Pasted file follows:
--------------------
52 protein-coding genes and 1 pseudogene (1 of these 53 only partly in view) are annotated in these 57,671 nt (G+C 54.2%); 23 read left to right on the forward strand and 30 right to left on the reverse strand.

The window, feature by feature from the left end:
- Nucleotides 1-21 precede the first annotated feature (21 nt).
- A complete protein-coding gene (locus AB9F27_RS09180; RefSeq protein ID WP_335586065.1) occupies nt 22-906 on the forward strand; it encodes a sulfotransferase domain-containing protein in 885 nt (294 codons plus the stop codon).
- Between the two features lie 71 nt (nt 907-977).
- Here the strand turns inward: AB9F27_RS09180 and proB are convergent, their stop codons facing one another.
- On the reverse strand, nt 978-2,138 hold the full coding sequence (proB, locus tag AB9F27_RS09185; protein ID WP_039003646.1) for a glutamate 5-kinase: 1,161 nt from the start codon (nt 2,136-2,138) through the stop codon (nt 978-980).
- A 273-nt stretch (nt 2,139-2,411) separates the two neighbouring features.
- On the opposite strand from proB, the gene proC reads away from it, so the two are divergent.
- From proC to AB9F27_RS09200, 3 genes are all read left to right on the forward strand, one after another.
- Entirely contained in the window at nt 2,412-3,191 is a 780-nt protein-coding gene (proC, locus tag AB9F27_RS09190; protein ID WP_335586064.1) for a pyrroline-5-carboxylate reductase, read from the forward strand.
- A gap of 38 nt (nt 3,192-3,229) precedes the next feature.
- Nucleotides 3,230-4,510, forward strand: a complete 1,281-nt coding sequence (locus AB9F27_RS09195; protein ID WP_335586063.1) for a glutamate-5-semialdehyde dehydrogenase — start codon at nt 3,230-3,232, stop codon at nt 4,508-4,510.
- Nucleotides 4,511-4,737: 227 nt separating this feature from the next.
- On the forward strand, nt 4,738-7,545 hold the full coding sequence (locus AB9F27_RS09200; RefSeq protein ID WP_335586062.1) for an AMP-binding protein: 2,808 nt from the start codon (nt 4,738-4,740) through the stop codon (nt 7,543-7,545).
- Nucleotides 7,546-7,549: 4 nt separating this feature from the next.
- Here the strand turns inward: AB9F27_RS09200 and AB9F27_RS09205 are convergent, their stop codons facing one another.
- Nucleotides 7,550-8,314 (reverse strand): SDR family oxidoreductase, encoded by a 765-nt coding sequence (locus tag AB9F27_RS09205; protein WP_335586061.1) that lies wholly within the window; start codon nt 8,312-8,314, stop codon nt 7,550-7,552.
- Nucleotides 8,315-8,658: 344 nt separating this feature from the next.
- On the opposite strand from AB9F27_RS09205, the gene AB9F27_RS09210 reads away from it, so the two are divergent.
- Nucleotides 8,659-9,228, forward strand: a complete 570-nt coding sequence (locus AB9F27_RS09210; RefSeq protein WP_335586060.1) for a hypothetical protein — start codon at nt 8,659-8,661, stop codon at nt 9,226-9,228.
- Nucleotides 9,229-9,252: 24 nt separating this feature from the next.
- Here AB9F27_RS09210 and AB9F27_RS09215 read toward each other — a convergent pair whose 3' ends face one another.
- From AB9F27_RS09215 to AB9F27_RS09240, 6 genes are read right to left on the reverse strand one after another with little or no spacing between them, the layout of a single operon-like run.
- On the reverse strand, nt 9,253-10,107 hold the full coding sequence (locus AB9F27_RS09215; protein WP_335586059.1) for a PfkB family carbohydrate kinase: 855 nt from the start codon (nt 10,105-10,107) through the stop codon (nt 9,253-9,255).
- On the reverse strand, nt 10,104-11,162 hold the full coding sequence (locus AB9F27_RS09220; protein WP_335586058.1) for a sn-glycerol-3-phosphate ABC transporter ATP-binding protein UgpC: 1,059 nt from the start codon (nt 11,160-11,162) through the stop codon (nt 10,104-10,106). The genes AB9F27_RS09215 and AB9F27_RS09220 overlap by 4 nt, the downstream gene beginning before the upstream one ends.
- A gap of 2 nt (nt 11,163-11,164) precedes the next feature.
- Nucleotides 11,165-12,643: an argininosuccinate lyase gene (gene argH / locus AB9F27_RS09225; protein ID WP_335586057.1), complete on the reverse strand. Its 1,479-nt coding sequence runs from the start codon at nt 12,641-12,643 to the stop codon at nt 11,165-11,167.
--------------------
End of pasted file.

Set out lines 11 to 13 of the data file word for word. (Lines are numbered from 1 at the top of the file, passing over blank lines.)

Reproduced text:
- Entirely contained in the window at nt 2,412-3,191 is a 780-nt protein-coding gene (proC, locus tag AB9F27_RS09190; protein ID WP_335586064.1) for a pyrroline-5-carboxylate reductase, read from the forward strand.
- A gap of 38 nt (nt 3,192-3,229) precedes the next feature.
- Nucleotides 3,230-4,510, forward strand: a complete 1,281-nt coding sequence (locus AB9F27_RS09195; protein ID WP_335586063.1) for a glutamate-5-semialdehyde dehydrogenase — start codon at nt 3,230-3,232, stop codon at nt 4,508-4,510.